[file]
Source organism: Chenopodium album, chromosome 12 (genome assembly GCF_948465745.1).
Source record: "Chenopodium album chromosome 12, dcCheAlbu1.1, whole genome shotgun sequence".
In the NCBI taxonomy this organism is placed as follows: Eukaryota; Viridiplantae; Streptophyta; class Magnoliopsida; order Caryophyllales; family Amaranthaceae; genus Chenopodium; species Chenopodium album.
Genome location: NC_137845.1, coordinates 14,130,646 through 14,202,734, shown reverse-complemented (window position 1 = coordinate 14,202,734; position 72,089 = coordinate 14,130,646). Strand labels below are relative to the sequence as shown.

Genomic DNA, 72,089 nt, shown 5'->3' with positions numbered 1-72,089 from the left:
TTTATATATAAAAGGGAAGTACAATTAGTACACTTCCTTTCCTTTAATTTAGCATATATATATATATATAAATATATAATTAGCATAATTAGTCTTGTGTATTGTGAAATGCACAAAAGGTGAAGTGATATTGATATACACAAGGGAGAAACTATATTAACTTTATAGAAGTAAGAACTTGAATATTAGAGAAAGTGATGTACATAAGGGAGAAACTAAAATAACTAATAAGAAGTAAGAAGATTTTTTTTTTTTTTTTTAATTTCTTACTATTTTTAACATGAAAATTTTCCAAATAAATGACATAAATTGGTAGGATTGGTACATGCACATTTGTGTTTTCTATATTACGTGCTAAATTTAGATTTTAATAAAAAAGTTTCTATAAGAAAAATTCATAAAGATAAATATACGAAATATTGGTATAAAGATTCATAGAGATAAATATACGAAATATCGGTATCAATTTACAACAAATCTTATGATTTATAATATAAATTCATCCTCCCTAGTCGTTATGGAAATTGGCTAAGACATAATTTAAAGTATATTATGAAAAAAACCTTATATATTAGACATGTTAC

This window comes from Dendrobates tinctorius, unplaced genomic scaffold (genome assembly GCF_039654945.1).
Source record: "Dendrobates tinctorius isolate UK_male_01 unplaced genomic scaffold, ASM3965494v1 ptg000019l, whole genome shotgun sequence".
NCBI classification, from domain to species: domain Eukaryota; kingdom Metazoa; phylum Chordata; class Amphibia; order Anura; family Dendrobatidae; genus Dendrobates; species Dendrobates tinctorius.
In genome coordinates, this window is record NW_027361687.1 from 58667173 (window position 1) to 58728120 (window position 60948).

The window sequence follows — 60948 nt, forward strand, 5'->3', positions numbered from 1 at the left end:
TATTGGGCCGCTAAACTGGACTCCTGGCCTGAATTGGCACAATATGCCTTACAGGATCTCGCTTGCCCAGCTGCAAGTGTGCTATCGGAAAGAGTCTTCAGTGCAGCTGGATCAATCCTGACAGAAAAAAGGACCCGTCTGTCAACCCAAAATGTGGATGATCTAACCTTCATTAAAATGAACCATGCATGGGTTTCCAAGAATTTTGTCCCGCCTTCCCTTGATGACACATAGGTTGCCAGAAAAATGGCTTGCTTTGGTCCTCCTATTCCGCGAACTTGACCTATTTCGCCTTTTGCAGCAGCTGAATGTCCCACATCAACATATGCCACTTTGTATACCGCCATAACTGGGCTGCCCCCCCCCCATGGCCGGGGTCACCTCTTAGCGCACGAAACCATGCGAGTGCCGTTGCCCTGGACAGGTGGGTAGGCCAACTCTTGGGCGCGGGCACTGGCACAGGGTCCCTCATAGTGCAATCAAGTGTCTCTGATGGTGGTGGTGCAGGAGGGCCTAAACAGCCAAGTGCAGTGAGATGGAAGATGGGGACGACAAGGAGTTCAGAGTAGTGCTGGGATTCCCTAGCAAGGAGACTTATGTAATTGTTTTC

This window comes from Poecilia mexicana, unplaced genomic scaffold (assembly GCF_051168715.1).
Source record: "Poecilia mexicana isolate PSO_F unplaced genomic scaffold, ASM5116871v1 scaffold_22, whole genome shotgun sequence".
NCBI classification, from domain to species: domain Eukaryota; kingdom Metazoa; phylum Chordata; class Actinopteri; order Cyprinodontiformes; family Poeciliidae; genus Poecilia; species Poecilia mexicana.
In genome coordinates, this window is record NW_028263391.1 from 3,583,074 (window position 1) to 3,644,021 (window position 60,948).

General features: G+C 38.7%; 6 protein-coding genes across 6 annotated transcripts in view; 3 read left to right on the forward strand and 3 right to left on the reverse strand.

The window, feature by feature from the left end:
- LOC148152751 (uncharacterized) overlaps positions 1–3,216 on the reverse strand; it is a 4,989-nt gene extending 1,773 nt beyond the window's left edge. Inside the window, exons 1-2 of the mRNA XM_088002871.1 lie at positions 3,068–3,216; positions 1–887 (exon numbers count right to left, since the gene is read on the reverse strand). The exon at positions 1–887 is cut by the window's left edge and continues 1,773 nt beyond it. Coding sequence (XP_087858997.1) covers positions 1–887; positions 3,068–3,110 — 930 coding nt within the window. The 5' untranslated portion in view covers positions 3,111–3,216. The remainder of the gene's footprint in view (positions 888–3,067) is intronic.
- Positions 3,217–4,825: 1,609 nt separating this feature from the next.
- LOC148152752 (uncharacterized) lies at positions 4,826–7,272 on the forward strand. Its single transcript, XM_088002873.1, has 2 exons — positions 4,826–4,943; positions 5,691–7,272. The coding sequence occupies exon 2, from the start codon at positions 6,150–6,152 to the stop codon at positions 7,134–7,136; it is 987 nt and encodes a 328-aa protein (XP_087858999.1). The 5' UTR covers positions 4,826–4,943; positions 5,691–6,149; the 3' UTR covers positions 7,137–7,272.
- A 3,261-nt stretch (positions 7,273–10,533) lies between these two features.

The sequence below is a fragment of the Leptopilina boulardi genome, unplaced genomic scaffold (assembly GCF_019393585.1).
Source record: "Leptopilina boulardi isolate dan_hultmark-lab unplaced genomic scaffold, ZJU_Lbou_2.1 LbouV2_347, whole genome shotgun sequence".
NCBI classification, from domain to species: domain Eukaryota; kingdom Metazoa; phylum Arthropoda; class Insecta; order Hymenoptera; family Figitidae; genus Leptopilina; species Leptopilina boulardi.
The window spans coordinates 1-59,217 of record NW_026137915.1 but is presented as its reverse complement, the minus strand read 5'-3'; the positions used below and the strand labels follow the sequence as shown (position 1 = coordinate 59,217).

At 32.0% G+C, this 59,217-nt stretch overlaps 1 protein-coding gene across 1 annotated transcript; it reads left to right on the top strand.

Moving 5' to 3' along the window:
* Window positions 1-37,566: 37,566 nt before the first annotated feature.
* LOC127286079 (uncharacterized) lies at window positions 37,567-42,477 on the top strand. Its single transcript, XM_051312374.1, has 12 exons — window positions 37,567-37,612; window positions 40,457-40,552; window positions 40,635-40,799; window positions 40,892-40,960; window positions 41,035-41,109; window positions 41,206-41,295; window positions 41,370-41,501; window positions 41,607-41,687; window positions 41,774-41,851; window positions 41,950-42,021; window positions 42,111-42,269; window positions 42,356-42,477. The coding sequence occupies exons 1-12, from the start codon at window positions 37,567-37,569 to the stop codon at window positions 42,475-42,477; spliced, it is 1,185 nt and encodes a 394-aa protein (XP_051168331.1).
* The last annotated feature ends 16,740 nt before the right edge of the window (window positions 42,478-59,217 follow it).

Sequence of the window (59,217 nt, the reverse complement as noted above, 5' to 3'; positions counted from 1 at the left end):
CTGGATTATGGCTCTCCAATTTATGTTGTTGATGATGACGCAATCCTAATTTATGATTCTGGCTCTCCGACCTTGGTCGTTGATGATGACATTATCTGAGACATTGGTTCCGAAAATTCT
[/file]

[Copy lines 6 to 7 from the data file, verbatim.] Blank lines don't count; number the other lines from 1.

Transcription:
TTTATATATAAAAGGGAAGTACAATTAGTACACTTCCTTTCCTTTAATTTAGCATATATATATATATATAAATATATAATTAGCATAATTAGTCTTGTGTATTGTGAAATGCACAAAAGGTGAAGTGATATTGATATACACAAGGGAGAAACTATATTAACTTTATAGAAGTAAGAACTTGAATATTAGAGAAAGTGATGTACATAAGGGAGAAACTAAAATAACTAATAAGAAGTAAGAAGATTTTTTTTTTTTTTTTTAATTTCTTACTATTTTTAACATGAAAATTTTCCAAATAAATGACATAAATTGGTAGGATTGGTACATGCACATTTGTGTTTTCTATATTACGTGCTAAATTTAGATTTTAATAAAAAAGTTTCTATAAGAAAAATTCATAAAGATAAATATACGAAATATTGGTATAAAGATTCATAGAGATAAATATACGAAATATCGGTATCAATTTACAACAAATCTTATGATTTATAATATAAATTCATCCTCCCTAGTCGTTATGGAAATTGGCTAAGACATAATTTAAAGTATATTATGAAAAAAACCTTATATATTAGACATGTTAC

This window comes from Dendrobates tinctorius, unplaced genomic scaffold (genome assembly GCF_039654945.1).